“It’s hard to capture the intensity, the grandeur, the multi-dimensionality of an event like that,” Pauketat said. For days, food and drink would be carried into the city, where a phalanx of cooks fed people arriving for the festivities. Stockpiles of wild game, berries, fruits and vegetables became shared feasts. Visitors would sleep in temporary housing or the homes of friends, heading to the plaza for dances, blessings and other events.

Archaeological work is ongoing at Cahokia Mounds State Historic Site

On the plaza, the crowd’s buzzing energy turned to a collective roar when spectators bet on bouts of chunkey. The game kicked off when a player rolled a stone disk across the smooth surface of the ground. Taut with focus, hundreds of athletes hurled their spears even as the stone still bounced and rolled. The winner was the one whose spear stuck nearest to the chunkey stone, like a massive game of bocce played with deadly projectiles. Towering poles lining the Grand Plaza may have provided another spectacle of athletic grace, Pauketat said. He imagines men may have climbed the poles or tied themselves in for soaring, airborne dances, a ritual still practised in some Maya parts of Mesoamerica. “In the Mesoamerican ceremony, you have these big, tall cypress poles put in, and four guys who dress up as bird men and fly around those poles,” he said. “We’ve got those poles at Cahokia.”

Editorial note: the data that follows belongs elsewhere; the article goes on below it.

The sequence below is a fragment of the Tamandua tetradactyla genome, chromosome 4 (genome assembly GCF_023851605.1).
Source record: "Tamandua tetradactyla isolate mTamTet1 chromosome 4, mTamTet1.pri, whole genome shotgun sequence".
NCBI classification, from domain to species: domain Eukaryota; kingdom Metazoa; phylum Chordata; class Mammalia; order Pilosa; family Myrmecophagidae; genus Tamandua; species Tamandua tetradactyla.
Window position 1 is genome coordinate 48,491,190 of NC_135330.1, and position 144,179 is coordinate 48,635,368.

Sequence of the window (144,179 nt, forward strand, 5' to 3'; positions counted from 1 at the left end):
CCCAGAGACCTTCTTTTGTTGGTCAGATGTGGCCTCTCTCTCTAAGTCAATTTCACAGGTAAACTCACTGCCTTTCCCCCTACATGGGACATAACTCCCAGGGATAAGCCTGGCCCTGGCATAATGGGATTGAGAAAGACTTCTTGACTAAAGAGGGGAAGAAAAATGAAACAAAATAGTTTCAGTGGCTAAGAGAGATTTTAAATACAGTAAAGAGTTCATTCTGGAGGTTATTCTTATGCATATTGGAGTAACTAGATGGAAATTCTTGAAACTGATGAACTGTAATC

Shell beads, feathers and fine leather caught the sunlight as everyone donned their most elaborate costumes for such events, Pauketat explained. Cahokians loved a palette of red, white and black people styled their hair into elaborate buns, mohawks and plumes. Tattoos adorned some bodies and faces. When the parties ended, Cahokians swept waste into pits that now serve as accounts of what the citizens ate and drank together. A decade ago, analysis of pottery beakers archaeologists found at Cahokia revealed biomarkers for a species of holly, known as yaupon, that’s the only caffeinated plant native to North America. Cahokians, it seems, kept the festivities going in part by catching a buzz. And since the native range of yaupon is hundreds of miles from the city site, we know they put significant effort into obtaining it.

The largest pre-Columbian city north of Mexico, Cahokia mingled art, spirituality and celebration

That, in turn, may have cemented the plants’ place in ritual life. “Part of their value is in the difficulty of acquiring them,” said anthropologist Patricia Crown, who led the analysis of the beakers. “You had to have the networks to be able to get the substance if it was really important to your religious system. Today, the site of ancient Cahokia is preserved as Cahokia Mounds State Historic Site, a Unesco World Heritage Site where archaeological work is ongoing. Seventy of the original mounds are protected there, and a long staircase leads to the summit of Monks Mound, with views across the Grand Plaza. Toting audio guides, visitors walk a 10km path winding through grassland, forest and wetlands.